June 30th, 2009
01:39 PM GMT
LONDON, England– Another beautiful sunny morning and I'm back in the City. It's a shame, but I'm not feeling nearly as bright as the weather. I was up very late reading through the course work and trying to get my head around the technicalities of trading. I also slept fitfully, dwelling upon what David Buik said yesterday about my needing to have money as one of my gods.
Am I heading for a fall?
Back in the classroom and Ryan O'Doherty at CMC Markets takes me through the process of placing a trade. I'm introduced to the order ticket and the spread, the difference between the price at which I can buy or sell. I'm shown how to calculate margin, which is effectively the deposit I have to put down in order to trade.
I'm also shown how to place stop and limit orders, both of which will get me out of trades at a pre-determined price, realizing my profits or limiting any loss. It's all beginning to make sense and I leave at lunchtime feeling much more optimistic.
Over at IG Index it's more of the same. The trading platforms look very different but do exactly the same thing. Order tickets, spreads, deposits, stops and limits. Yes, I think I’ve got it.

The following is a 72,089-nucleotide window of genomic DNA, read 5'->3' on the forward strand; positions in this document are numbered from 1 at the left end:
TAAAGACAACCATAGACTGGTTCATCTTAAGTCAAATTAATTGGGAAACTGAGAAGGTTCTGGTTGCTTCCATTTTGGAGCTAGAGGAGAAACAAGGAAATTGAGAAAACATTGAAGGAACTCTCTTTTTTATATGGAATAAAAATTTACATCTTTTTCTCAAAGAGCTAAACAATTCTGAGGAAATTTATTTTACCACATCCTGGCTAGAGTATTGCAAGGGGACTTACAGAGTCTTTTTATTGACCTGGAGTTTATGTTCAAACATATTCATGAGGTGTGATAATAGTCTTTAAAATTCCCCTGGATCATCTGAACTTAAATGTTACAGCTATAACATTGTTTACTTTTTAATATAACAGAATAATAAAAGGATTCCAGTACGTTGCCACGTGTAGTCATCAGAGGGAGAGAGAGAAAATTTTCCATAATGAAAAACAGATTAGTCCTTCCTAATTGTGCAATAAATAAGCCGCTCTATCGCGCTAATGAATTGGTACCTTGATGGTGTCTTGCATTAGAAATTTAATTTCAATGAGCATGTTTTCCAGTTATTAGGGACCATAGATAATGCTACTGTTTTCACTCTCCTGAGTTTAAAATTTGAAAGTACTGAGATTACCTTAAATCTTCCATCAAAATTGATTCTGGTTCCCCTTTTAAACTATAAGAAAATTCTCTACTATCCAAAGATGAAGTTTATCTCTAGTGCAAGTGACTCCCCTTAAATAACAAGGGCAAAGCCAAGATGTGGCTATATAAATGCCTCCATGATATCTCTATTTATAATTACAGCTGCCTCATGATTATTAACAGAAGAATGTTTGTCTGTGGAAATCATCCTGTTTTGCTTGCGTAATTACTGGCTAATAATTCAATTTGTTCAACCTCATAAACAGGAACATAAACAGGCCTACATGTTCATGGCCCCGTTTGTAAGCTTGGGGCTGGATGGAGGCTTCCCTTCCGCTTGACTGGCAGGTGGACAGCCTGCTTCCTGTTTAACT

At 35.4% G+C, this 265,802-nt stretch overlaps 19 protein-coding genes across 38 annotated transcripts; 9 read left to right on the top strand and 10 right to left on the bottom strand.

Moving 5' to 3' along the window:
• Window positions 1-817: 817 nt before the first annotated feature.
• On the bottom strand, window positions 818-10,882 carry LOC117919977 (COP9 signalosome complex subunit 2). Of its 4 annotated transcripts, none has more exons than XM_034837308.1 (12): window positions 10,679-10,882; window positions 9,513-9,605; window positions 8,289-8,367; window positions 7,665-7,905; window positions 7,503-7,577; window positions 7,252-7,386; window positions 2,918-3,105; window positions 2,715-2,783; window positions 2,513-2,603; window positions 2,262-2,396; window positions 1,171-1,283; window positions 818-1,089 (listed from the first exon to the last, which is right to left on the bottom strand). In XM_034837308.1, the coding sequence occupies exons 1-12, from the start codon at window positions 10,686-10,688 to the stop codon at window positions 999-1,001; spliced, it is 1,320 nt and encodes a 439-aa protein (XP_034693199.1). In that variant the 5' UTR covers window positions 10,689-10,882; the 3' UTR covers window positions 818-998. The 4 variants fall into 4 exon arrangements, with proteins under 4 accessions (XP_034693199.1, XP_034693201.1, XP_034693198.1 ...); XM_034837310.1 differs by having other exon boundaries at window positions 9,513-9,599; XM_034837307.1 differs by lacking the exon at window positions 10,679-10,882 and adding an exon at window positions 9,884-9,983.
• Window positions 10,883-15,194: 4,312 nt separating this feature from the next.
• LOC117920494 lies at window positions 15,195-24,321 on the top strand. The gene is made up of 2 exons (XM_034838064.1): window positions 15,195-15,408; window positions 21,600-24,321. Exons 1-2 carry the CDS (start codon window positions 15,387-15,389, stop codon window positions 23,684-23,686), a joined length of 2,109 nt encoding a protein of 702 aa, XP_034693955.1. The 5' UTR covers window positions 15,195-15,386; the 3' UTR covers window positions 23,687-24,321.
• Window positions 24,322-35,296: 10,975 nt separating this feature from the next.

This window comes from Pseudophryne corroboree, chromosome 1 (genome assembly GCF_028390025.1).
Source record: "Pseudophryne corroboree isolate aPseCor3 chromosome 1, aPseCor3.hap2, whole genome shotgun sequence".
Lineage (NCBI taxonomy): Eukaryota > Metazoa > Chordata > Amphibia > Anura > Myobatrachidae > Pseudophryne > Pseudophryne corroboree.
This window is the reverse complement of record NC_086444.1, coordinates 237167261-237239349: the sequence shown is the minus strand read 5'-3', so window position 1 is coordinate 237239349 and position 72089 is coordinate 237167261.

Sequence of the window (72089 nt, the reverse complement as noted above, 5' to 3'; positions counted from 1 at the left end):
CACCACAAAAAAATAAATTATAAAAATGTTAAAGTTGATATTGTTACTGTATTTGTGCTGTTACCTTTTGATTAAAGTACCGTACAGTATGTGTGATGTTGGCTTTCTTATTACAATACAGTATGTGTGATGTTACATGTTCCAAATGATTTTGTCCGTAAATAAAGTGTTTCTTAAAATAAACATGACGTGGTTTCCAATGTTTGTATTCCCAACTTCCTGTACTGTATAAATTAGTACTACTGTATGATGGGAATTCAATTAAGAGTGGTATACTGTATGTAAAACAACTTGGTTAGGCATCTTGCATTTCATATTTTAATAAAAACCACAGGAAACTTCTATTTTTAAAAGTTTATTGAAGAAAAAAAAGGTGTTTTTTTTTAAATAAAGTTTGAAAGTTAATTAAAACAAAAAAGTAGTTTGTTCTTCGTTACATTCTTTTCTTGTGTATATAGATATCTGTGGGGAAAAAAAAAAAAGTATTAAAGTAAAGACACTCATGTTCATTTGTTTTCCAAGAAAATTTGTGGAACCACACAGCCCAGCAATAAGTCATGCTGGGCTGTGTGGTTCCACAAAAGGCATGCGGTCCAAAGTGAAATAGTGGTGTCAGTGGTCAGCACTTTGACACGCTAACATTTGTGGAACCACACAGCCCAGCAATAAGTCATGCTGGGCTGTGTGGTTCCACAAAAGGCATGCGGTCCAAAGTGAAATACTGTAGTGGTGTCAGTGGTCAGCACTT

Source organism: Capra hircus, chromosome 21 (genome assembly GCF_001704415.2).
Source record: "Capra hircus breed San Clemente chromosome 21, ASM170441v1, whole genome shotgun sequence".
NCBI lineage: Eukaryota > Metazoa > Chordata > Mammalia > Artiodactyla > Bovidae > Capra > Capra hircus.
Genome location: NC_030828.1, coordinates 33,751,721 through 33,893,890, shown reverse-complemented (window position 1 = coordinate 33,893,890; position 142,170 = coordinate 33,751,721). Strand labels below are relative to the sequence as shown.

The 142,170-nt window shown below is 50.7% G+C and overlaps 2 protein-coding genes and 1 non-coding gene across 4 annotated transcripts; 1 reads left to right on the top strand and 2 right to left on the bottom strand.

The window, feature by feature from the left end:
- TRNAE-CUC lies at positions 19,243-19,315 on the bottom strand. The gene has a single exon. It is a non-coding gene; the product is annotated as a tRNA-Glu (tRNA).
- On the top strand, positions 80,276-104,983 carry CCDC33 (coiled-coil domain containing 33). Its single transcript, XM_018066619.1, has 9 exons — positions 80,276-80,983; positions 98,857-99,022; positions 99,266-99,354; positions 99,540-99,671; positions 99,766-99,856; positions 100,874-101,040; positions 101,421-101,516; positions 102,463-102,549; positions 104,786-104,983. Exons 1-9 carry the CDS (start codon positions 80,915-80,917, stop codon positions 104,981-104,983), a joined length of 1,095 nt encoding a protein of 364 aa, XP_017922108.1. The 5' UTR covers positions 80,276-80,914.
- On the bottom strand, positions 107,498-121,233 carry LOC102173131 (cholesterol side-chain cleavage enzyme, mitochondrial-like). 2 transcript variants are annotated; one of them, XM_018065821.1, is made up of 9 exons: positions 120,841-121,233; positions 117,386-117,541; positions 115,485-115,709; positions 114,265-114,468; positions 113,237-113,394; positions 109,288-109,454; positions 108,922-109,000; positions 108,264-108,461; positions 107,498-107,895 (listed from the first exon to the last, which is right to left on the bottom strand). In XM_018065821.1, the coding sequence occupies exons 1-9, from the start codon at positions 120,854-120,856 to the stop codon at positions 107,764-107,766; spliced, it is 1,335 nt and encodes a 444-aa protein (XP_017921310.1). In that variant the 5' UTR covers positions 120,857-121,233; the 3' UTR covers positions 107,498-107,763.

Before heading for home and another evening of course work I visit the London Metal Exchange, a global trading centre for the likes of aluminium, copper and zinc. The LME is the last open outcry trading pit in Europe. Traders have been yelling across its trading floors since 1877. As I arrive it's nearly 5pm and the markets are about to close. Traders are ramping up the noise and striking last minute deals. The hubbub is unbelievable.
It's amazing to watch but I should imagine that it's an incredibly stressful environment in which to work. Open cry trading requires a particular breed of person. It wouldn’t suit me and I thank my lucky stars that when I finally get to start trading I'll be in the quiet comfort of my own home office.
* How does Adrian Finighan fare in his career as a rookie trader? Watch Quest Means Business Monday to Friday: 1800 GMT London, 2000 CET, 0300 HK.
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